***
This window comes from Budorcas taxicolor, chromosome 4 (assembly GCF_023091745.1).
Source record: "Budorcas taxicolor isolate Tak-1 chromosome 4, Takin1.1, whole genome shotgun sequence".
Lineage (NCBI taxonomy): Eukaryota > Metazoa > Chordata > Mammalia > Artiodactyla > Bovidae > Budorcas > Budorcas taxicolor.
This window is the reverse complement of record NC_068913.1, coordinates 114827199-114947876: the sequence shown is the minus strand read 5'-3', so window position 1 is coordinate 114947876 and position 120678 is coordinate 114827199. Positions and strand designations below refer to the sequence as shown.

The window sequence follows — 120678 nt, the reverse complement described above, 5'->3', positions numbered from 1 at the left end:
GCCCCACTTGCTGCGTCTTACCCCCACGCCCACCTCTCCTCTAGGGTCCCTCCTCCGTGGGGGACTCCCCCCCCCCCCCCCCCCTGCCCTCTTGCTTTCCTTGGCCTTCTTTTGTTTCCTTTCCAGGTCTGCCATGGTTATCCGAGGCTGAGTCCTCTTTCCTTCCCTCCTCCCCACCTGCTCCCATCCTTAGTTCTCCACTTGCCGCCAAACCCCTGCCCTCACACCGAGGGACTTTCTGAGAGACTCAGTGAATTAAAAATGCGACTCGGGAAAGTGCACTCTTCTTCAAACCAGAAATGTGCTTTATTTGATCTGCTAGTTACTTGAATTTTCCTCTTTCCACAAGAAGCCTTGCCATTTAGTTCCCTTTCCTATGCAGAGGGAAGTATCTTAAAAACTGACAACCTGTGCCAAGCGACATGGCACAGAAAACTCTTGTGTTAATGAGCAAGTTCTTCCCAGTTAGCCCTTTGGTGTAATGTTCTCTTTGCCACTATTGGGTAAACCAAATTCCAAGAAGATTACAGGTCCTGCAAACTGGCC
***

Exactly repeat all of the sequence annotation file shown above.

This window comes from Budorcas taxicolor, chromosome 4 (assembly GCF_023091745.1).
Source record: "Budorcas taxicolor isolate Tak-1 chromosome 4, Takin1.1, whole genome shotgun sequence".
Lineage (NCBI taxonomy): Eukaryota > Metazoa > Chordata > Mammalia > Artiodactyla > Bovidae > Budorcas > Budorcas taxicolor.
This window is the reverse complement of record NC_068913.1, coordinates 114827199-114947876: the sequence shown is the minus strand read 5'-3', so window position 1 is coordinate 114947876 and position 120678 is coordinate 114827199. Positions and strand designations below refer to the sequence as shown.

The window sequence follows — 120678 nt, the reverse complement described above, 5'->3', positions numbered from 1 at the left end:
GCCCCACTTGCTGCGTCTTACCCCCACGCCCACCTCTCCTCTAGGGTCCCTCCTCCGTGGGGGACTCCCCCCCCCCCCCCCCCCTGCCCTCTTGCTTTCCTTGGCCTTCTTTTGTTTCCTTTCCAGGTCTGCCATGGTTATCCGAGGCTGAGTCCTCTTTCCTTCCCTCCTCCCCACCTGCTCCCATCCTTAGTTCTCCACTTGCCGCCAAACCCCTGCCCTCACACCGAGGGACTTTCTGAGAGACTCAGTGAATTAAAAATGCGACTCGGGAAAGTGCACTCTTCTTCAAACCAGAAATGTGCTTTATTTGATCTGCTAGTTACTTGAATTTTCCTCTTTCCACAAGAAGCCTTGCCATTTAGTTCCCTTTCCTATGCAGAGGGAAGTATCTTAAAAACTGACAACCTGTGCCAAGCGACATGGCACAGAAAACTCTTGTGTTAATGAGCAAGTTCTTCCCAGTTAGCCCTTTGGTGTAATGTTCTCTTTGCCACTATTGGGTAAACCAAATTCCAAGAAGATTACAGGTCCTGCAAACTGGCC